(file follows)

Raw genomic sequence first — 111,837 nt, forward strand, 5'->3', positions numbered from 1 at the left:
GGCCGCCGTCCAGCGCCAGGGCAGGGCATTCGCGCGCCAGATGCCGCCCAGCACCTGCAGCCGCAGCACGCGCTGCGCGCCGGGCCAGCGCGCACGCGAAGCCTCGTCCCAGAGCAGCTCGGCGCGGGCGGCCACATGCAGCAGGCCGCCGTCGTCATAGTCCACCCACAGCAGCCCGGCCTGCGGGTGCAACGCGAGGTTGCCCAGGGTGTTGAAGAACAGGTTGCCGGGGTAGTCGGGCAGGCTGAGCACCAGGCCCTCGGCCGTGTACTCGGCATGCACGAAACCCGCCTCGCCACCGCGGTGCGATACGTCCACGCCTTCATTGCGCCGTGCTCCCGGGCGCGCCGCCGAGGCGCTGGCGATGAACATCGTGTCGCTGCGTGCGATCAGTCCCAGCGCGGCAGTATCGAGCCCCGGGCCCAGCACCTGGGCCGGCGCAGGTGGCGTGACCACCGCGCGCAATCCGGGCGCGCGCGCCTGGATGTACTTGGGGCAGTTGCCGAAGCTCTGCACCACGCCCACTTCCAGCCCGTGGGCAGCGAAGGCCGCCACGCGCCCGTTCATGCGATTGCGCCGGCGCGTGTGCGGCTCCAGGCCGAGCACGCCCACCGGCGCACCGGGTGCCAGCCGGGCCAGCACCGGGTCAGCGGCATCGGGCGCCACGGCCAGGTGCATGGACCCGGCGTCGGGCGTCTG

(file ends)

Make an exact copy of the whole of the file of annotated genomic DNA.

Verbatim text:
Raw genomic sequence first — 111,837 nt, forward strand, 5'->3', positions numbered from 1 at the left:
GGCCGCCGTCCAGCGCCAGGGCAGGGCATTCGCGCGCCAGATGCCGCCCAGCACCTGCAGCCGCAGCACGCGCTGCGCGCCGGGCCAGCGCGCACGCGAAGCCTCGTCCCAGAGCAGCTCGGCGCGGGCGGCCACATGCAGCAGGCCGCCGTCGTCATAGTCCACCCACAGCAGCCCGGCCTGCGGGTGCAACGCGAGGTTGCCCAGGGTGTTGAAGAACAGGTTGCCGGGGTAGTCGGGCAGGCTGAGCACCAGGCCCTCGGCCGTGTACTCGGCATGCACGAAACCCGCCTCGCCACCGCGGTGCGATACGTCCACGCCTTCATTGCGCCGTGCTCCCGGGCGCGCCGCCGAGGCGCTGGCGATGAACATCGTGTCGCTGCGTGCGATCAGTCCCAGCGCGGCAGTATCGAGCCCCGGGCCCAGCACCTGGGCCGGCGCAGGTGGCGTGACCACCGCGCGCAATCCGGGCGCGCGCGCCTGGATGTACTTGGGGCAGTTGCCGAAGCTCTGCACCACGCCCACTTCCAGCCCGTGGGCAGCGAAGGCCGCCACGCGCCCGTTCATGCGATTGCGCCGGCGCGTGTGCGGCTCCAGGCCGAGCACGCCCACCGGCGCACCGGGTGCCAGCCGGGCCAGCACCGGGTCAGCGGCATCGGGCGCCACGGCCAGGTGCATGGACCCGGCGTCGGGCGTCTG